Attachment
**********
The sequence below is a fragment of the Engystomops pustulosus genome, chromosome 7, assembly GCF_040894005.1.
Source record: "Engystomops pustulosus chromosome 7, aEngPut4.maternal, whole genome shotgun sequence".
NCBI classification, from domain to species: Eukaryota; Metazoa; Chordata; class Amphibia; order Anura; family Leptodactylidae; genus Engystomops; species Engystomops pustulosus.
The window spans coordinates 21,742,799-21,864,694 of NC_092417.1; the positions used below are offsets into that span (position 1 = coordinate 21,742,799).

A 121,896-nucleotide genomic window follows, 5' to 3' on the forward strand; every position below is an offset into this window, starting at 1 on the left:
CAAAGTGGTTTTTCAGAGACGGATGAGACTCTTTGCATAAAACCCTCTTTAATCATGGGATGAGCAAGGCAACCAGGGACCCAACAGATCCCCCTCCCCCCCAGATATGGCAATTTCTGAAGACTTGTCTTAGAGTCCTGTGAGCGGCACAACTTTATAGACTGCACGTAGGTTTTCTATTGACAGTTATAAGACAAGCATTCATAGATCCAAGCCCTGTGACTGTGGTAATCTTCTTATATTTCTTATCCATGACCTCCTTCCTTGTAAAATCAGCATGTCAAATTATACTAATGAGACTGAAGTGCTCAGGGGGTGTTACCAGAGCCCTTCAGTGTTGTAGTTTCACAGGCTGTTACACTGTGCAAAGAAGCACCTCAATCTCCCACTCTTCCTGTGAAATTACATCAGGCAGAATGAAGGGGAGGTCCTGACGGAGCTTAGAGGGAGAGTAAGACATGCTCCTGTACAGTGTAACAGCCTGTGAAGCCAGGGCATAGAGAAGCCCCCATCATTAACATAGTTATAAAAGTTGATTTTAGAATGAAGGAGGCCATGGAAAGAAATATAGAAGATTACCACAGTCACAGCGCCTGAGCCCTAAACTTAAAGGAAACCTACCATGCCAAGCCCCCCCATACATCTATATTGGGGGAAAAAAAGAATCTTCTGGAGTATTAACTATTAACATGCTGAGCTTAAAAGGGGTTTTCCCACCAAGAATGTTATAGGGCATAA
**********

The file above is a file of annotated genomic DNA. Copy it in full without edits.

The sequence below is a fragment of the Engystomops pustulosus genome, chromosome 7, assembly GCF_040894005.1.
Source record: "Engystomops pustulosus chromosome 7, aEngPut4.maternal, whole genome shotgun sequence".
NCBI classification, from domain to species: Eukaryota; Metazoa; Chordata; class Amphibia; order Anura; family Leptodactylidae; genus Engystomops; species Engystomops pustulosus.
The window spans coordinates 21,742,799-21,864,694 of NC_092417.1; the positions used below are offsets into that span (position 1 = coordinate 21,742,799).

A 121,896-nucleotide genomic window follows, 5' to 3' on the forward strand; every position below is an offset into this window, starting at 1 on the left:
CAAAGTGGTTTTTCAGAGACGGATGAGACTCTTTGCATAAAACCCTCTTTAATCATGGGATGAGCAAGGCAACCAGGGACCCAACAGATCCCCCTCCCCCCCAGATATGGCAATTTCTGAAGACTTGTCTTAGAGTCCTGTGAGCGGCACAACTTTATAGACTGCACGTAGGTTTTCTATTGACAGTTATAAGACAAGCATTCATAGATCCAAGCCCTGTGACTGTGGTAATCTTCTTATATTTCTTATCCATGACCTCCTTCCTTGTAAAATCAGCATGTCAAATTATACTAATGAGACTGAAGTGCTCAGGGGGTGTTACCAGAGCCCTTCAGTGTTGTAGTTTCACAGGCTGTTACACTGTGCAAAGAAGCACCTCAATCTCCCACTCTTCCTGTGAAATTACATCAGGCAGAATGAAGGGGAGGTCCTGACGGAGCTTAGAGGGAGAGTAAGACATGCTCCTGTACAGTGTAACAGCCTGTGAAGCCAGGGCATAGAGAAGCCCCCATCATTAACATAGTTATAAAAGTTGATTTTAGAATGAAGGAGGCCATGGAAAGAAATATAGAAGATTACCACAGTCACAGCGCCTGAGCCCTAAACTTAAAGGAAACCTACCATGCCAAGCCCCCCCATACATCTATATTGGGGGAAAAAAAGAATCTTCTGGAGTATTAACTATTAACATGCTGAGCTTAAAAGGGGTTTTCCCACCAAGAATGTTATAGGGCATAA